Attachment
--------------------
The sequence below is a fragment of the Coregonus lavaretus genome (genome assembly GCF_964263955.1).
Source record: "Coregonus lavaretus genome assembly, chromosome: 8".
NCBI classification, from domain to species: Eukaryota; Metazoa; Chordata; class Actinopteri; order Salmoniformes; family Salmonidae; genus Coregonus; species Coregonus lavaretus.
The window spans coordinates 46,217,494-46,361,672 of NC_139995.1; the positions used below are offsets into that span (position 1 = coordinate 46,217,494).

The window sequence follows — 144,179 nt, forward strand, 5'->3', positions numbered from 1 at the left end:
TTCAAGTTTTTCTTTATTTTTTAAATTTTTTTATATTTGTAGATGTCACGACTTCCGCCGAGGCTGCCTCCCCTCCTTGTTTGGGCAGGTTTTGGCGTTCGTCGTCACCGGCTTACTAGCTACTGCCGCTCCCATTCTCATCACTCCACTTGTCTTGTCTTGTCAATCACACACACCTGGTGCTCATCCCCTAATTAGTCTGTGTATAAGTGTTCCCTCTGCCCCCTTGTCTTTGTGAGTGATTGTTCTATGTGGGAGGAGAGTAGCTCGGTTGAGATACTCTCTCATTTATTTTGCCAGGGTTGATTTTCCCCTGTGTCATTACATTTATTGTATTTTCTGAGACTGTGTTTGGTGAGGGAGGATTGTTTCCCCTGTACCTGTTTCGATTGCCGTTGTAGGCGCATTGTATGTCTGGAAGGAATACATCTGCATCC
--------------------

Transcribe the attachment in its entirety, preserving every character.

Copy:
The sequence below is a fragment of the Coregonus lavaretus genome (genome assembly GCF_964263955.1).
Source record: "Coregonus lavaretus genome assembly, chromosome: 8".
NCBI classification, from domain to species: Eukaryota; Metazoa; Chordata; class Actinopteri; order Salmoniformes; family Salmonidae; genus Coregonus; species Coregonus lavaretus.
The window spans coordinates 46,217,494-46,361,672 of NC_139995.1; the positions used below are offsets into that span (position 1 = coordinate 46,217,494).

The window sequence follows — 144,179 nt, forward strand, 5'->3', positions numbered from 1 at the left end:
TTCAAGTTTTTCTTTATTTTTTAAATTTTTTTATATTTGTAGATGTCACGACTTCCGCCGAGGCTGCCTCCCCTCCTTGTTTGGGCAGGTTTTGGCGTTCGTCGTCACCGGCTTACTAGCTACTGCCGCTCCCATTCTCATCACTCCACTTGTCTTGTCTTGTCAATCACACACACCTGGTGCTCATCCCCTAATTAGTCTGTGTATAAGTGTTCCCTCTGCCCCCTTGTCTTTGTGAGTGATTGTTCTATGTGGGAGGAGAGTAGCTCGGTTGAGATACTCTCTCATTTATTTTGCCAGGGTTGATTTTCCCCTGTGTCATTACATTTATTGTATTTTCTGAGACTGTGTTTGGTGAGGGAGGATTGTTTCCCCTGTACCTGTTTCGATTGCCGTTGTAGGCGCATTGTATGTCTGGAAGGAATACATCTGCATCC